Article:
Posted in blogging, expatriate, family, photography, travel, work/career

It’s a small world after all.


I finished my last visit of the day (overtime of course) and, due to bus diversions, began the long walk into town to one of the main bus lines. I’ve walked down this particular road many times. My client lives around the corner from the road; sometimes I take the long walk as a form of exercise under the circumstances, and usually just walk past the little shops at the top of the road. But for some reason, I finally decided to take a look inside one of them.

I stopped in front of a chocolate shop to see what was on offer. I looked at the menu outside, which listed a number of chocolate products, and decided to go inside. It’s a small cafe – I think it only sells chocolate products – with small trays of chocolate samples that anyone can try. I walked in and said hello to (who turned out to be) the owner of the shop, a woman with (what is likely) a French-sounding accent, and she said “feel free to try the samples”.

In front of me were some trays, filled with broken bits of dark & milk chocolate, all different flavors. Dark orange & chilli, milk coriander & grapefruit, dark basil & lemon – just 3 examples of 14 different mixes. I tried each one and decided that my favorite is milk chocolate coriander & grapefruit. I can’t fully describe the taste, but the flavors go together well. I asked to buy 100 grams of that flavor, enough to last me for about a week. (That’s a long time for you die-hard chocoholics, I know.)

After I bought the bar, what looked like a bunch of chocolate balls caught my eye. I asked the owner about it and she said “This is chocolate from Panama (Wikipedia link).”

“Wow, what a coincidence!”, I said. “My maternal family is from Panama.” 🙂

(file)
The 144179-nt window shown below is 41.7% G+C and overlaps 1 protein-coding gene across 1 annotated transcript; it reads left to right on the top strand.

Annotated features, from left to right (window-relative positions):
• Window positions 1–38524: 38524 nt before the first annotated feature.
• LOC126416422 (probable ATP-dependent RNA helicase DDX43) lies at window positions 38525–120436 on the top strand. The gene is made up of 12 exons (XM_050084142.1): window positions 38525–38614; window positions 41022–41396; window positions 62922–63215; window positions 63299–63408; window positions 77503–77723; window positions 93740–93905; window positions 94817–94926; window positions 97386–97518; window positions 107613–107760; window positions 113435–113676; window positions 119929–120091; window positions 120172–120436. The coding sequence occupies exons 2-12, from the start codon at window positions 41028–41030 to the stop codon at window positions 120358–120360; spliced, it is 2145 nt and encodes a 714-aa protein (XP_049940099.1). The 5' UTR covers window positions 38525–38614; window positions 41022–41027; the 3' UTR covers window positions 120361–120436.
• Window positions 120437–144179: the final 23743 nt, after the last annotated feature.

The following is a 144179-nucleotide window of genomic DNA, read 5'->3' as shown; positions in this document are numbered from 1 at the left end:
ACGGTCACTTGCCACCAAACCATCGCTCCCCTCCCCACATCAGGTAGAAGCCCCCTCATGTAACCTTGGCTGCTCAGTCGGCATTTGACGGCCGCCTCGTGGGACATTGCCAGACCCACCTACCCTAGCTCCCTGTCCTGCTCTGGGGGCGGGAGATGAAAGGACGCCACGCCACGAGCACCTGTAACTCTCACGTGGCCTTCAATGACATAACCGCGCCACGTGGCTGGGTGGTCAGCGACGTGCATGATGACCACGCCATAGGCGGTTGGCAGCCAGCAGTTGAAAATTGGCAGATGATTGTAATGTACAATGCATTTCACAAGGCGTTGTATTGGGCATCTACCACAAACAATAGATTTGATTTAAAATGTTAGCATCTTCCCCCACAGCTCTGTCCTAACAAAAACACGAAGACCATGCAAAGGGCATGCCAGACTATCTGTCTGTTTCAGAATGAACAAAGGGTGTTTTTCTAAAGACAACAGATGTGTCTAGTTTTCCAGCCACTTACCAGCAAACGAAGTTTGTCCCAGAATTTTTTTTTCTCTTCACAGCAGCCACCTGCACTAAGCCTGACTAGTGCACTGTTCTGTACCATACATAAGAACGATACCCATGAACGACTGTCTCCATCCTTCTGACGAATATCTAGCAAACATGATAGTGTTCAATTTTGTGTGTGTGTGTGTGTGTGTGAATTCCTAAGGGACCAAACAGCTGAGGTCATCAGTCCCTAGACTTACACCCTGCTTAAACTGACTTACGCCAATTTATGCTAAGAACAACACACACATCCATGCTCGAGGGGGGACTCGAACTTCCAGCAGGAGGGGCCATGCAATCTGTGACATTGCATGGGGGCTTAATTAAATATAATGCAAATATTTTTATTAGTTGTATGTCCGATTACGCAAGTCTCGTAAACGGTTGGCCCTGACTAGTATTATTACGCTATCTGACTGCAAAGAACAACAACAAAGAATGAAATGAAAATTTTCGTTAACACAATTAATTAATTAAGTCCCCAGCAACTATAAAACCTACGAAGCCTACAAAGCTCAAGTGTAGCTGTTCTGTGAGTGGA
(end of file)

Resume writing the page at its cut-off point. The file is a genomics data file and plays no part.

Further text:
“Oh wow! I’ve never met a Panamanian before.”, she said. “My friend lives there on the islands with the (Kuna & other) native Indians. She owns a shop and I get my cocoa from her.”

(I corrected her & explained that I wasn’t born in Panama; I’m 2nd generation American. But she still considered me the 1st Panamanian that she ever met. To my knowledge, there isn’t a large Panamanian population here, if any at all.)

We had some small talk; I explained my family’s roots there and she told me more about her friend living among the indigenous people there. She buys the cocoa from her friend, who ships it up here. She showed me some photos from her friend’s shop, including candid photos of customers buying different goods, and explained that she uses the Panamanian cocoa specifically for cooking (garnishes, etc.) I took a photo of the chocolate balls (see below) and promised to visit again.

The next day, I shared some of the chocolate with my co-worker D. She agreed that the chocolate is good as hell. That small seal of approval strengthened my resolve to visit again in a couple of weeks.

No matter where you go, you can find some version of your roots anywhere & join yours to those already planted. Encounters like this make me more curious about the world and how far the roots of my ancestors’ countries stretch around the globe. I can plant my roots anywhere, make a new home, and feel at home. It’s a small world after all.

Panamanian pure cocoa.
Panamanian pure cocoa.